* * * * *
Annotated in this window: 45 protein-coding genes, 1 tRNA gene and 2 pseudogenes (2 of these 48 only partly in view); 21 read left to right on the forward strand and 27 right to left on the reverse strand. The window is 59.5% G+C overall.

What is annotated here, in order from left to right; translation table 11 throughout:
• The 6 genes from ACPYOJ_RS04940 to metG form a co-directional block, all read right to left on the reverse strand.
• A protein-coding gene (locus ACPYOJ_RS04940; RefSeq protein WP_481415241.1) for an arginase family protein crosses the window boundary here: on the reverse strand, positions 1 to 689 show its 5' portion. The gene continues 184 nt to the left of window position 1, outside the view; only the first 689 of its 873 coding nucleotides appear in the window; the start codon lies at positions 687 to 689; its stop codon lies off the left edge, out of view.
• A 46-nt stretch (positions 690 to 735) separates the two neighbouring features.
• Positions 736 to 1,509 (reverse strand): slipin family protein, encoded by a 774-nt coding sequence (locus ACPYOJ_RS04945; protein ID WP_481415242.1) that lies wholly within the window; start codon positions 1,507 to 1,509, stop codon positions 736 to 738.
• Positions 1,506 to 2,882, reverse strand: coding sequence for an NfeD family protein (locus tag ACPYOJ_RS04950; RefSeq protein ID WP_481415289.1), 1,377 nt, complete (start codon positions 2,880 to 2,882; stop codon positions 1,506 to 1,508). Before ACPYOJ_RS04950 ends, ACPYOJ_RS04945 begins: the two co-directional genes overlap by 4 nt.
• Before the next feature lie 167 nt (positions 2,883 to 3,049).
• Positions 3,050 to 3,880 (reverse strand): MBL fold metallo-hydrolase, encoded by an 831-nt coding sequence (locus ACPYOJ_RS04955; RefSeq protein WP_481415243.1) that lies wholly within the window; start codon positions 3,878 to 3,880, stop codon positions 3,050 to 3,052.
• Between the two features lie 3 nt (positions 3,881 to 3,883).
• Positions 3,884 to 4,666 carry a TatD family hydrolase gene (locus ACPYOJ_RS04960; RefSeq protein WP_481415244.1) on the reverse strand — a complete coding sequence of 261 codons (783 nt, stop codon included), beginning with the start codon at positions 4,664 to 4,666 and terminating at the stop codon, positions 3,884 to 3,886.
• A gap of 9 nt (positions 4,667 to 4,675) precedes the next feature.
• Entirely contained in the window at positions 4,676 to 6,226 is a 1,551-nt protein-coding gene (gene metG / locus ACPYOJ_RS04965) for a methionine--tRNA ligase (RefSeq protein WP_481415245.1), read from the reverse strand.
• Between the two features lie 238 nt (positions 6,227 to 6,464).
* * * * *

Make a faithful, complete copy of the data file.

Annotated in this window: 45 protein-coding genes, 1 tRNA gene and 2 pseudogenes (2 of these 48 only partly in view); 21 read left to right on the forward strand and 27 right to left on the reverse strand. The window is 59.5% G+C overall.

What is annotated here, in order from left to right; translation table 11 throughout:
• The 6 genes from ACPYOJ_RS04940 to metG form a co-directional block, all read right to left on the reverse strand.
• A protein-coding gene (locus ACPYOJ_RS04940; RefSeq protein WP_481415241.1) for an arginase family protein crosses the window boundary here: on the reverse strand, positions 1 to 689 show its 5' portion. The gene continues 184 nt to the left of window position 1, outside the view; only the first 689 of its 873 coding nucleotides appear in the window; the start codon lies at positions 687 to 689; its stop codon lies off the left edge, out of view.
• A 46-nt stretch (positions 690 to 735) separates the two neighbouring features.
• Positions 736 to 1,509 (reverse strand): slipin family protein, encoded by a 774-nt coding sequence (locus ACPYOJ_RS04945; protein ID WP_481415242.1) that lies wholly within the window; start codon positions 1,507 to 1,509, stop codon positions 736 to 738.
• Positions 1,506 to 2,882, reverse strand: coding sequence for an NfeD family protein (locus tag ACPYOJ_RS04950; RefSeq protein ID WP_481415289.1), 1,377 nt, complete (start codon positions 2,880 to 2,882; stop codon positions 1,506 to 1,508). Before ACPYOJ_RS04950 ends, ACPYOJ_RS04945 begins: the two co-directional genes overlap by 4 nt.
• Before the next feature lie 167 nt (positions 2,883 to 3,049).
• Positions 3,050 to 3,880 (reverse strand): MBL fold metallo-hydrolase, encoded by an 831-nt coding sequence (locus ACPYOJ_RS04955; RefSeq protein WP_481415243.1) that lies wholly within the window; start codon positions 3,878 to 3,880, stop codon positions 3,050 to 3,052.
• Between the two features lie 3 nt (positions 3,881 to 3,883).
• Positions 3,884 to 4,666 carry a TatD family hydrolase gene (locus ACPYOJ_RS04960; RefSeq protein WP_481415244.1) on the reverse strand — a complete coding sequence of 261 codons (783 nt, stop codon included), beginning with the start codon at positions 4,664 to 4,666 and terminating at the stop codon, positions 3,884 to 3,886.
• A gap of 9 nt (positions 4,667 to 4,675) precedes the next feature.
• Entirely contained in the window at positions 4,676 to 6,226 is a 1,551-nt protein-coding gene (gene metG / locus ACPYOJ_RS04965) for a methionine--tRNA ligase (RefSeq protein WP_481415245.1), read from the reverse strand.
• Between the two features lie 238 nt (positions 6,227 to 6,464).